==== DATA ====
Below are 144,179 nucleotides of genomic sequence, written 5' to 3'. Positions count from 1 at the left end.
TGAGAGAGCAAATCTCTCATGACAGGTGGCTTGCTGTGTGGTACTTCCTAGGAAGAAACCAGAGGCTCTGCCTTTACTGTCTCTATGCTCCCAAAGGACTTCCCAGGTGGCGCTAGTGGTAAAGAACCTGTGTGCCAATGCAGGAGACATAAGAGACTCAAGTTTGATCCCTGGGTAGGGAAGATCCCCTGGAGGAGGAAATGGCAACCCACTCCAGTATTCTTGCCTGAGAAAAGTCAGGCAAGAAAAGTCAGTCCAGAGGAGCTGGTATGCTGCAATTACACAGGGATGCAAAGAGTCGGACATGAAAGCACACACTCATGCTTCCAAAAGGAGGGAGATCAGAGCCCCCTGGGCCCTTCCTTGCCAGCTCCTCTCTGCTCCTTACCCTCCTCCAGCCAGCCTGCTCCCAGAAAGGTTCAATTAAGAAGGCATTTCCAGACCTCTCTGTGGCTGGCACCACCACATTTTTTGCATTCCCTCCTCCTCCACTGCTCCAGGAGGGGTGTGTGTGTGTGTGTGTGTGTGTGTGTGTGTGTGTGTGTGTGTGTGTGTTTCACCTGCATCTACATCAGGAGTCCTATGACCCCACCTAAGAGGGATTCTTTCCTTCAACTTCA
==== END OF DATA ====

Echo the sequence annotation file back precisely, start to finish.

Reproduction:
Below are 144,179 nucleotides of genomic sequence, written 5' to 3'. Positions count from 1 at the left end.
TGAGAGAGCAAATCTCTCATGACAGGTGGCTTGCTGTGTGGTACTTCCTAGGAAGAAACCAGAGGCTCTGCCTTTACTGTCTCTATGCTCCCAAAGGACTTCCCAGGTGGCGCTAGTGGTAAAGAACCTGTGTGCCAATGCAGGAGACATAAGAGACTCAAGTTTGATCCCTGGGTAGGGAAGATCCCCTGGAGGAGGAAATGGCAACCCACTCCAGTATTCTTGCCTGAGAAAAGTCAGGCAAGAAAAGTCAGTCCAGAGGAGCTGGTATGCTGCAATTACACAGGGATGCAAAGAGTCGGACATGAAAGCACACACTCATGCTTCCAAAAGGAGGGAGATCAGAGCCCCCTGGGCCCTTCCTTGCCAGCTCCTCTCTGCTCCTTACCCTCCTCCAGCCAGCCTGCTCCCAGAAAGGTTCAATTAAGAAGGCATTTCCAGACCTCTCTGTGGCTGGCACCACCACATTTTTTGCATTCCCTCCTCCTCCACTGCTCCAGGAGGGGTGTGTGTGTGTGTGTGTGTGTGTGTGTGTGTGTGTGTGTGTGTGTGTGTTTCACCTGCATCTACATCAGGAGTCCTATGACCCCACCTAAGAGGGATTCTTTCCTTCAACTTCA